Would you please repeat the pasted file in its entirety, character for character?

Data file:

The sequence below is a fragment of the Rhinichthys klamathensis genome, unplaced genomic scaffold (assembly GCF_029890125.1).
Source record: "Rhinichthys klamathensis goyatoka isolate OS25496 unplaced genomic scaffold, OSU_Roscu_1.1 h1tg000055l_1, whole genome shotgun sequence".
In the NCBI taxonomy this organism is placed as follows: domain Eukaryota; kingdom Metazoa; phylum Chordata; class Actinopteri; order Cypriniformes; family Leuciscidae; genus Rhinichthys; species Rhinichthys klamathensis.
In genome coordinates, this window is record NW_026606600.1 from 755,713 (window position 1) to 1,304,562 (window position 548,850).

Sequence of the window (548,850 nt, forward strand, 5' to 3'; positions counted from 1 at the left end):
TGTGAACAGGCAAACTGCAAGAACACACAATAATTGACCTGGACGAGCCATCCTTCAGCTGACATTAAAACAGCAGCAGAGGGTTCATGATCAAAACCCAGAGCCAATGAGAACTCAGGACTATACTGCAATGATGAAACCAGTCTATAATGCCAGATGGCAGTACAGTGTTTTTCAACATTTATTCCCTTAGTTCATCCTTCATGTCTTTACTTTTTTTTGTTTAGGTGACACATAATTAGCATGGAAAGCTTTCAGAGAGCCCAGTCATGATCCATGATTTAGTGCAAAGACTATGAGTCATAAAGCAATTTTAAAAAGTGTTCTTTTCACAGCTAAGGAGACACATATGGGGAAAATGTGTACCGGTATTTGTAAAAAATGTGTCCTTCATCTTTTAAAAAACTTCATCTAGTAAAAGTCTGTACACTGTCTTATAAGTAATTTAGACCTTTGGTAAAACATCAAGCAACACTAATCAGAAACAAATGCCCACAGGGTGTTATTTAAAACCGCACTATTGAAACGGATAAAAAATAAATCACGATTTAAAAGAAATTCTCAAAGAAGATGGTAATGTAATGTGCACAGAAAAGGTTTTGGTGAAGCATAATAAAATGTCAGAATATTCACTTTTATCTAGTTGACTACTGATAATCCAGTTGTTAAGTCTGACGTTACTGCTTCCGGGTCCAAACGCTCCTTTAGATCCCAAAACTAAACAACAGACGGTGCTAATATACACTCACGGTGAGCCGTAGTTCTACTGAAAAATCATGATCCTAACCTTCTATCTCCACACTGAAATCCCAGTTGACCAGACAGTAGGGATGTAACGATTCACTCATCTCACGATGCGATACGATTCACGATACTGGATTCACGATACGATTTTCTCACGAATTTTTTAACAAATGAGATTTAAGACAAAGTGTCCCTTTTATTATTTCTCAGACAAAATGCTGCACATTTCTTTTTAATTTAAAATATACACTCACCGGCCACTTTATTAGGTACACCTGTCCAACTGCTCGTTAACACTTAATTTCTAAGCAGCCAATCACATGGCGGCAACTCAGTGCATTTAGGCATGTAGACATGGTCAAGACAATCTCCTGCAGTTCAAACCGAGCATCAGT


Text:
The sequence below is a fragment of the Rhinichthys klamathensis genome, unplaced genomic scaffold (assembly GCF_029890125.1).
Source record: "Rhinichthys klamathensis goyatoka isolate OS25496 unplaced genomic scaffold, OSU_Roscu_1.1 h1tg000055l_1, whole genome shotgun sequence".
In the NCBI taxonomy this organism is placed as follows: domain Eukaryota; kingdom Metazoa; phylum Chordata; class Actinopteri; order Cypriniformes; family Leuciscidae; genus Rhinichthys; species Rhinichthys klamathensis.
In genome coordinates, this window is record NW_026606600.1 from 755,713 (window position 1) to 1,304,562 (window position 548,850).

Sequence of the window (548,850 nt, forward strand, 5' to 3'; positions counted from 1 at the left end):
TGTGAACAGGCAAACTGCAAGAACACACAATAATTGACCTGGACGAGCCATCCTTCAGCTGACATTAAAACAGCAGCAGAGGGTTCATGATCAAAACCCAGAGCCAATGAGAACTCAGGACTATACTGCAATGATGAAACCAGTCTATAATGCCAGATGGCAGTACAGTGTTTTTCAACATTTATTCCCTTAGTTCATCCTTCATGTCTTTACTTTTTTTTGTTTAGGTGACACATAATTAGCATGGAAAGCTTTCAGAGAGCCCAGTCATGATCCATGATTTAGTGCAAAGACTATGAGTCATAAAGCAATTTTAAAAAGTGTTCTTTTCACAGCTAAGGAGACACATATGGGGAAAATGTGTACCGGTATTTGTAAAAAATGTGTCCTTCATCTTTTAAAAAACTTCATCTAGTAAAAGTCTGTACACTGTCTTATAAGTAATTTAGACCTTTGGTAAAACATCAAGCAACACTAATCAGAAACAAATGCCCACAGGGTGTTATTTAAAACCGCACTATTGAAACGGATAAAAAATAAATCACGATTTAAAAGAAATTCTCAAAGAAGATGGTAATGTAATGTGCACAGAAAAGGTTTTGGTGAAGCATAATAAAATGTCAGAATATTCACTTTTATCTAGTTGACTACTGATAATCCAGTTGTTAAGTCTGACGTTACTGCTTCCGGGTCCAAACGCTCCTTTAGATCCCAAAACTAAACAACAGACGGTGCTAATATACACTCACGGTGAGCCGTAGTTCTACTGAAAAATCATGATCCTAACCTTCTATCTCCACACTGAAATCCCAGTTGACCAGACAGTAGGGATGTAACGATTCACTCATCTCACGATGCGATACGATTCACGATACTGGATTCACGATACGATTTTCTCACGAATTTTTTAACAAATGAGATTTAAGACAAAGTGTCCCTTTTATTATTTCTCAGACAAAATGCTGCACATTTCTTTTTAATTTAAAATATACACTCACCGGCCACTTTATTAGGTACACCTGTCCAACTGCTCGTTAACACTTAATTTCTAAGCAGCCAATCACATGGCGGCAACTCAGTGCATTTAGGCATGTAGACATGGTCAAGACAATCTCCTGCAGTTCAAACCGAGCATCAGT